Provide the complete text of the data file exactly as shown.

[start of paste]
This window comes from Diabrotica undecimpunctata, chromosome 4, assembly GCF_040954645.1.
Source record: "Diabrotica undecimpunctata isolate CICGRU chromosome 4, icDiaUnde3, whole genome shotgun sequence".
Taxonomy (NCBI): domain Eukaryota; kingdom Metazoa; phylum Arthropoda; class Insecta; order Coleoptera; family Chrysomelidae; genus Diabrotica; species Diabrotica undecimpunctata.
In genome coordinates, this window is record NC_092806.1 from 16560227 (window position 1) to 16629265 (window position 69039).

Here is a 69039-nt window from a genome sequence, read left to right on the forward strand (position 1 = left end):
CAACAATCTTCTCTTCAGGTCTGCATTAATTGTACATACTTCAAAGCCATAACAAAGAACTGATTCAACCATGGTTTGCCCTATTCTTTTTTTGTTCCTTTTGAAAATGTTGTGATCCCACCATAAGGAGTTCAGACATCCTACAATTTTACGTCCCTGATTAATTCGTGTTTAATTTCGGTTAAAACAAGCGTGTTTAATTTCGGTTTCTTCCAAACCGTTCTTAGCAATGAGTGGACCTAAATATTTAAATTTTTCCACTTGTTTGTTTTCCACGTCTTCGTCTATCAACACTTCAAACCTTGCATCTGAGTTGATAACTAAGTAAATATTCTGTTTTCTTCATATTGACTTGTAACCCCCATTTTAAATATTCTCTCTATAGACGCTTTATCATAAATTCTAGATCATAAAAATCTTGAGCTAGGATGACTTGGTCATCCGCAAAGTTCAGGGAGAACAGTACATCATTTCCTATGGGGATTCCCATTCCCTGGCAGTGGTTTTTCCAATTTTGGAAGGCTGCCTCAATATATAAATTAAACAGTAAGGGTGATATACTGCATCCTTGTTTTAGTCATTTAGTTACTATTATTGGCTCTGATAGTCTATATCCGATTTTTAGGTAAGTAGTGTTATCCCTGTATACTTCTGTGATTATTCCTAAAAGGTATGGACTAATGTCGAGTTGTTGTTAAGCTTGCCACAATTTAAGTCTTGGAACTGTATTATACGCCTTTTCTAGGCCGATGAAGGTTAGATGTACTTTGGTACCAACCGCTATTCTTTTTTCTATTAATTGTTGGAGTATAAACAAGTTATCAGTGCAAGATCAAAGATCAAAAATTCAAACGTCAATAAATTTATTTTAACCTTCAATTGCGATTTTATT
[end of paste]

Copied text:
This window comes from Diabrotica undecimpunctata, chromosome 4, assembly GCF_040954645.1.
Source record: "Diabrotica undecimpunctata isolate CICGRU chromosome 4, icDiaUnde3, whole genome shotgun sequence".
Taxonomy (NCBI): domain Eukaryota; kingdom Metazoa; phylum Arthropoda; class Insecta; order Coleoptera; family Chrysomelidae; genus Diabrotica; species Diabrotica undecimpunctata.
In genome coordinates, this window is record NC_092806.1 from 16560227 (window position 1) to 16629265 (window position 69039).

Here is a 69039-nt window from a genome sequence, read left to right on the forward strand (position 1 = left end):
CAACAATCTTCTCTTCAGGTCTGCATTAATTGTACATACTTCAAAGCCATAACAAAGAACTGATTCAACCATGGTTTGCCCTATTCTTTTTTTGTTCCTTTTGAAAATGTTGTGATCCCACCATAAGGAGTTCAGACATCCTACAATTTTACGTCCCTGATTAATTCGTGTTTAATTTCGGTTAAAACAAGCGTGTTTAATTTCGGTTTCTTCCAAACCGTTCTTAGCAATGAGTGGACCTAAATATTTAAATTTTTCCACTTGTTTGTTTTCCACGTCTTCGTCTATCAACACTTCAAACCTTGCATCTGAGTTGATAACTAAGTAAATATTCTGTTTTCTTCATATTGACTTGTAACCCCCATTTTAAATATTCTCTCTATAGACGCTTTATCATAAATTCTAGATCATAAAAATCTTGAGCTAGGATGACTTGGTCATCCGCAAAGTTCAGGGAGAACAGTACATCATTTCCTATGGGGATTCCCATTCCCTGGCAGTGGTTTTTCCAATTTTGGAAGGCTGCCTCAATATATAAATTAAACAGTAAGGGTGATATACTGCATCCTTGTTTTAGTCATTTAGTTACTATTATTGGCTCTGATAGTCTATATCCGATTTTTAGGTAAGTAGTGTTATCCCTGTATACTTCTGTGATTATTCCTAAAAGGTATGGACTAATGTCGAGTTGTTGTTAAGCTTGCCACAATTTAAGTCTTGGAACTGTATTATACGCCTTTTCTAGGCCGATGAAGGTTAGATGTACTTTGGTACCAACCGCTATTCTTTTTTCTATTAATTGTTGGAGTATAAACAAGTTATCAGTGCAAGATCAAAGATCAAAAATTCAAACGTCAATAAATTTATTTTAACCTTCAATTGCGATTTTATT